From 1963, Robert Robinson also presented Junior Points of View, which ran until 1970.  It too had its comedy films, and had occasional interviews with stars, such as Doctor Who’s William Hartnell in a 1965 edition. 

When the series ended it was replaced by Ask Aspel, in which criticism was less of an element, and children instead asked to see clips of recent programmes.  A star guest would be interviewed by host Michael Aspel, with some questions sent in by viewers.  Children’s criticisms were still aired in series such as Search, What Do You Watch and Take Two.  Ask Aspel ran until 1981, with the last guest being Paul Nicholas.

Cliff Michelmore and guest Anthony Smith survey the friendly audience of Talkback in 1968

Adult viewers and their concerns were not forgotten, and growing criticism of television from the likes of the National Viewers and Listeners Association led to the series Talkback in 1967, in which viewers could directly interrogate television professionals about subjects raised by programmes, such as the perennial sex and violence, and controversial programmes like A Question of Ulster.  Original host David Coleman was succeeded by Cliff Michelmore and then Michael Barrett before the series ended in 1972. 

While the interrogating viewers ranged from the motivated and haranguing (such as Mary Whitehouse herself) to the barely coherent, it was hard for ordinary members of the public to out-argue seasoned media performers.   However a carefully selected studio audience, who gave instant reactions with an electronic voting system, gave a more balanced view – and it was interesting how moderate this often was.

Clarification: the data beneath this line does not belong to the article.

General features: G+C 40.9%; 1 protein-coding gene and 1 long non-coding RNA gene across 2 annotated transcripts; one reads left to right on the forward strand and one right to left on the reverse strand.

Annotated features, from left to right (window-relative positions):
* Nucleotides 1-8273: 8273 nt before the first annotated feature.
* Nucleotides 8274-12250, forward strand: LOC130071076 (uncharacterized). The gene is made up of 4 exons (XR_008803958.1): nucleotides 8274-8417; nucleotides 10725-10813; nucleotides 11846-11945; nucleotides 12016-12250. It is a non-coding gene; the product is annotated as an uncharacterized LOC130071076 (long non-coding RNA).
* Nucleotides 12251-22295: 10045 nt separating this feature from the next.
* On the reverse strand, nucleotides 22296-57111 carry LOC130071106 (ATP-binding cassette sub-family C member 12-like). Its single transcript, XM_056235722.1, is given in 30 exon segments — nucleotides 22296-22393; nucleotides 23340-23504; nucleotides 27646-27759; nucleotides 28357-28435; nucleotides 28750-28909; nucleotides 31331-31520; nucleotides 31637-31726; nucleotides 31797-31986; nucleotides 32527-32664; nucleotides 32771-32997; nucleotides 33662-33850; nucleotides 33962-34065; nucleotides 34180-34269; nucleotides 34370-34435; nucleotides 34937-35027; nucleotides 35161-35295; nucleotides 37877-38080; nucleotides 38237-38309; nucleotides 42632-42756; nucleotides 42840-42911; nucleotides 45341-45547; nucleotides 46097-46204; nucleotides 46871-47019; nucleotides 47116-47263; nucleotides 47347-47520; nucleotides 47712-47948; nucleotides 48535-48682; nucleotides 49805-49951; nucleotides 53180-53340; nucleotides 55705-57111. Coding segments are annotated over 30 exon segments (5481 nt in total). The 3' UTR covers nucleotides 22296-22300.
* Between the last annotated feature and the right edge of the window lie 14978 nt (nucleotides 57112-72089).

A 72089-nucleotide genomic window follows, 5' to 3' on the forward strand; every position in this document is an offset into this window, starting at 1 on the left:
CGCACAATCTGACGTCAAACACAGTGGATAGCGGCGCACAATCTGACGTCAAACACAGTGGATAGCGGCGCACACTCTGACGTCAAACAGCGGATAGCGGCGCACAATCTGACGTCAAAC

In 1980 Did You See...? was launched, which looked at selected television programmes – three a week, with three guests discussing them, chosen for their particular interest or expertise in the subject area of one of them.  The regular host was Ludovic Kennedy.  The series also featured an authored piece at the end, almost like a mini-MacTaggart lecture.  Among these was journalist Gavin Scott’s 1982 discourse on the scary monsters of Doctor Who, in the wake of the Cybermen returning to the series the same week after seven years’ absence. 

Since this series’ demise, serious discussion of programmes, without the intervention of a studio audience, has mainly been confined to items on shows such as Late Review, where they can come a poor second to what are still considered superior media, including films, books and theatre.

The live phone-in series Open Air, which ran as part of the expansion of daytime television from 1986, was able to offer instant reaction to programmes from the night before, with phone-ins, which sometimes left producers, writers and actors who were subjected to vitriolic reactions from viewers, at a loss for words. 

In the current age of instant internet reaction, on-screen television reviewing has become a rare thing. Points of View soldiers on – it was dropped for most of the 70s before being revived with Barry Took as its host, then a succession of replacements before Terry Wogan and then Jeremy Vine assumed the role.

Reviewing and previewing are of course different animals. The latter is essentially publicity, and it would be a brave channel controller who commissioned a show that had harsh things to say about his or her output in advance – unlike the criticism that can be levelled at other media.  Too Much TV is of course, as the title implies, a reaction to the modern TV landscape where hundreds of channels compete, even if it seems only a few more than the old handful have anything other than repeats, cheap imports, or shopping programmes…

Is there a future for the television review – or is the age of chewing gum for the eyes no further away than it ever was? Has the internet rendered these programmes obsolete? Let us know your thoughts in the space below.

More Posts

Previous

Sunday Post: The Radiophonic Workshop

Next

Lord Asa Briggs